THE IMPACT OF CORONAVIRUS ON THE TOURISM SECTOR WITH SPECIAL REFERENCE TO MALAYSIA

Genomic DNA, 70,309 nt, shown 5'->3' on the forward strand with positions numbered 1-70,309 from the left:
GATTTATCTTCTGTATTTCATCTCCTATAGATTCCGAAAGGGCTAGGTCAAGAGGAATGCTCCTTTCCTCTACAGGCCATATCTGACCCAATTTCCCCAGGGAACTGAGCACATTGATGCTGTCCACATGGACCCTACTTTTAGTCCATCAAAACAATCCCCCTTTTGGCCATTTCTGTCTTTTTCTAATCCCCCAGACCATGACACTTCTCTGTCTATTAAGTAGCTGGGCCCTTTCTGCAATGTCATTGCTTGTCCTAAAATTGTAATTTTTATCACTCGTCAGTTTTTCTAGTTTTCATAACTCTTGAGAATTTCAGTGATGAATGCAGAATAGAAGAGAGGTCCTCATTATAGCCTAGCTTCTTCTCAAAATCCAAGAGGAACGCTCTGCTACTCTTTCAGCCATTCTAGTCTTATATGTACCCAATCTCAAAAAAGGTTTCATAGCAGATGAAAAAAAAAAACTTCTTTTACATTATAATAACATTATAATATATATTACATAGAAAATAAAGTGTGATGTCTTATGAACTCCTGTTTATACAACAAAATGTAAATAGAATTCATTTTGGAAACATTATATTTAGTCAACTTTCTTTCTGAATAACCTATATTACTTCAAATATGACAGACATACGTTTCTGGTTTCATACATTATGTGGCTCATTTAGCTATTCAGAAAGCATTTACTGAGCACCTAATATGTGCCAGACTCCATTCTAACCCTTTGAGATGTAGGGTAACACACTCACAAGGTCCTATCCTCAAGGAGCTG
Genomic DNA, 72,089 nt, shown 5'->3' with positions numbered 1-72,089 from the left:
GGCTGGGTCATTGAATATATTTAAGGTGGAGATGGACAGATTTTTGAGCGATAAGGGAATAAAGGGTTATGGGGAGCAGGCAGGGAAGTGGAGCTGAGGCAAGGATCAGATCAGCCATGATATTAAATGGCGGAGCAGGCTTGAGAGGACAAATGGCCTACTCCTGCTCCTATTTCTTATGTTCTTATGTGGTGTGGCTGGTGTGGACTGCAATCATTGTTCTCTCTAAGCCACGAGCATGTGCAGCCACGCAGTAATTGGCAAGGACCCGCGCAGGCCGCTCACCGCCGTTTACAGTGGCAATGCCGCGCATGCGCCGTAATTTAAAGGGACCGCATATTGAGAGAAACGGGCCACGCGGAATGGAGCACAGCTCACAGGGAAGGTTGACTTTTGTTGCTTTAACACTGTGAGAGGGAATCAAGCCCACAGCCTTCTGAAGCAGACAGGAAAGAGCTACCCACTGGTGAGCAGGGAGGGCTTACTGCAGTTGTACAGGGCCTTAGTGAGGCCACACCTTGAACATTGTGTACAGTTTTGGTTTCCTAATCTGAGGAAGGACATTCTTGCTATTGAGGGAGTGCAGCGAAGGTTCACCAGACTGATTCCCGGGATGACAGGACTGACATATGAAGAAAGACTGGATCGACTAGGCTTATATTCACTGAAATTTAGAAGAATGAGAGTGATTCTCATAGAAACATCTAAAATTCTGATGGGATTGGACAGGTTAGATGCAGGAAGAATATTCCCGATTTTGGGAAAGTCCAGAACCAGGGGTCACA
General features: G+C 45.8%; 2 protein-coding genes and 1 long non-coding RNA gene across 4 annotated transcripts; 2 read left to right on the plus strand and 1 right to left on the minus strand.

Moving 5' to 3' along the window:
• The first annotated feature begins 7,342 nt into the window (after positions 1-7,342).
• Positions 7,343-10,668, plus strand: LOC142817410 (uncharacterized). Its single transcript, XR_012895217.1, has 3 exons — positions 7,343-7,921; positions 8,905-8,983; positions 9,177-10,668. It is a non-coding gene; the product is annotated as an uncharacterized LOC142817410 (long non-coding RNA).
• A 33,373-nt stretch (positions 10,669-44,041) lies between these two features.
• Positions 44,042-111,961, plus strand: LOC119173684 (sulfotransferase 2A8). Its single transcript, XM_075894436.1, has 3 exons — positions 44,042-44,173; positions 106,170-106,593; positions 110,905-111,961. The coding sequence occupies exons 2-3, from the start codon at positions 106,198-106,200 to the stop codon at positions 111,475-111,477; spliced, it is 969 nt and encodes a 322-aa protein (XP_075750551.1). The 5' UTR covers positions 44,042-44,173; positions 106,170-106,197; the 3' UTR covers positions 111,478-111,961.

The outbreak of Novel Coronavirus infection (COVID-19) has enormous economic consequences. It happened in the Wuhan city of China and rapidly spread across the world. While the Chinese economy has taken a major hit, the consequences extend far beyond the borders of China. Tourism is among the economic sectors that have been profoundly affected by the viral outbreak. Due to strong economic links with China, Malaysia has suffered enormous economic losses. Extended lockdowns, flight disruptions and other measures taken to contain the infection, and releasing stimulus packages have caused considerable downturn in the economic growth. A genesis of the pandemic origin and transmission is necessary not only to mitigate the prevailing situation but also preventing a repeat of such an event in the future. The coronavirus outbreak is a wake-up call for insulating the society and economy, especially the most vulnerable sectors. Although the outbreak happened in December 2019, it continues to inflict health hazards and economic meltdown. This should serve to demonstrate the significance of preventing the new infections without delay. It all started from the unregulated consumption of wildlife and the consequent setback to the natural ecosystem. Vulnerability of the tourism sector to pandemics is due to obvious reasons; people avoid visiting places in the grip of pandemic and tourism destinations close their doors to arrivals from the virus-affected countries. There is a need for international mechanisms for regulating the factors that lead to origin of the pandemic and applying available means for containing it should that happen. For the tourism, effective management strategies are necessary to insulate this industry. This paper highlights the causes of the pandemic to effectively link its consequences for the tourism sector while also discussing the need to support its revival. An important measure emphasized in in this paper as a revival strategy is building resilience in the natural capital. This systems approach is necessary in dealing with the post-COVID-19 scenario and in better preparedness for any future health hazards.